I am still processing through the lynching of Ahmaud Arbery. (The story is HERE if you haven’t yet seen or heard.)
There is mourning and lament. There is a deeper call of the Spirit to keep stepping up… a journey I have been on for several years now. A journey to be anti-racist.
The journey began when a friend referred me to the book The New Jim Crow. It was a shattering moment for me. The book gave me a new paradigm of thinking.
We were living in the Twin Cities and the journey took me through the shootings of Jamar Clark in North Minneapolis and then Philando Castille in a tiny suburb between Minneapolis and St. Paul. Philando’s murder had come the day after the shooting of Alton Sterling in Baton Rouge and the two together grieved me so deeply my wife and I actually went to a protest rally.
Moving to Alabama, I knew my journey would be accelerated. I joined a group of churches who are involved in talking together about racial justice. Alabama is home to the Equal Justice Initiative, so I read Just Mercy. My relationships with black pastors and churches has deepened.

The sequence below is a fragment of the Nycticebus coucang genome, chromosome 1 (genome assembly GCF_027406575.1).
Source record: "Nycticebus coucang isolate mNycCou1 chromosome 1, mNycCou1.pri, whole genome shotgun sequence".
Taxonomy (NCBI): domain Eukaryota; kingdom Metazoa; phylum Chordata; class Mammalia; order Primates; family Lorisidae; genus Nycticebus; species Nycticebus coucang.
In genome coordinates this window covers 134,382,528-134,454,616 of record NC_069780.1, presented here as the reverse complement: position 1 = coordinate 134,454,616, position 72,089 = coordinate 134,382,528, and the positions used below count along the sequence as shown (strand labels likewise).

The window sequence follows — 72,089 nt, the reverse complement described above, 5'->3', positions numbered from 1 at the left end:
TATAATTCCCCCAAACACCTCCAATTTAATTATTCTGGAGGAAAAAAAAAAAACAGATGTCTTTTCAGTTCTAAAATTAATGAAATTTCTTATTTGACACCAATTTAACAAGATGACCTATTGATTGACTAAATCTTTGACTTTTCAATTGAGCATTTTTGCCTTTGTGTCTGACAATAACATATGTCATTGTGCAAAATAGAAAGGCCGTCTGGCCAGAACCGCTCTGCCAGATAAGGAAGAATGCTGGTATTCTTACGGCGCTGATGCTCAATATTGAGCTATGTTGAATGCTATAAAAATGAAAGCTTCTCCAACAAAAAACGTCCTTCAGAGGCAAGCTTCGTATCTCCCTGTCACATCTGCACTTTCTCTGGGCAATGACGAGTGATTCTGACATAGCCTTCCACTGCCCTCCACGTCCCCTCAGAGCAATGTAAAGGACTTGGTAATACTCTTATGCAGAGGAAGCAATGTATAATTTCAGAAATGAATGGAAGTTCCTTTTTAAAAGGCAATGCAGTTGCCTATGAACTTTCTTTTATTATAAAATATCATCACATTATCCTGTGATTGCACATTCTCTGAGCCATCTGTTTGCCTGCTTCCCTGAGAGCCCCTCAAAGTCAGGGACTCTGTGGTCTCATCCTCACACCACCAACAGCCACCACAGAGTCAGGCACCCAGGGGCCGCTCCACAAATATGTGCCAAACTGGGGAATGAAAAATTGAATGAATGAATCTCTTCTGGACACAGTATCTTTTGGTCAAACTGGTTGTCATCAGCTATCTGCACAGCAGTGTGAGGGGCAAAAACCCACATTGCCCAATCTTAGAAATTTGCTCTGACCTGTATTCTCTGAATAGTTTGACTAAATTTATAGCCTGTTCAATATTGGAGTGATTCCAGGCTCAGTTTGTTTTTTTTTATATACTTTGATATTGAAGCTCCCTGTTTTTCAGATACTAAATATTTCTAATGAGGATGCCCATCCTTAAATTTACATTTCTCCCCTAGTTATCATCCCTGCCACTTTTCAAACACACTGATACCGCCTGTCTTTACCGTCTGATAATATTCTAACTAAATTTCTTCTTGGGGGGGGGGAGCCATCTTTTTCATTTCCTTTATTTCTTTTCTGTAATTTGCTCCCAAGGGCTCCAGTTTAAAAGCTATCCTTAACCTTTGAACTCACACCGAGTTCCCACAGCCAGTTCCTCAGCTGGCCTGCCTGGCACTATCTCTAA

Now… this. This… lynching. Today, I lament.
In the past couple of weeks I have watched “protests” at state capitals and other places over the “stay at home” orders. People marching for their right to get a haircut. Armed white men.
One of those protests took place in front of the same governor’s mansion I had been at to rally with people lamenting the shooting of Philando. The irony wasn’t lost on me. I would bet money that a lot of the folks in front of the governor’s mansion to protest “stay at home” orders were angry at African Americans for protesting Philando’s death.
I have heard folks say, “I’m tired of these stay at home orders for the last two months.”
Fair enough. I’m tired of black men getting lynched in America.
I am weary of organized white terrorists who hide behind masks protesting over their inconveniences while black men can’t jog in freedom in their own neighborhoods.
I am weary of fundamentalist Christians bringing out their charts about the endtimes, “wary” of government control (from a government they voted for in 2016) while they say nothing about the above average death rate of black Americans from this same virus.
This collect for Social Justice in the Book of Common Prayer (2019) has become my Psalm of Lament:
Almighty God, you created us in your own image: Grant us grace to contend fearlessly against evil and make no peace with oppression; and to help us use our freedom RIGHTLY in the establishment of JUSTICE in our communities and among the nations, to the glory of your holy Name: through Jesus Christ our Lord, who lives and reigns with you and the Holy Spirit, one God, now and for ever. Amen.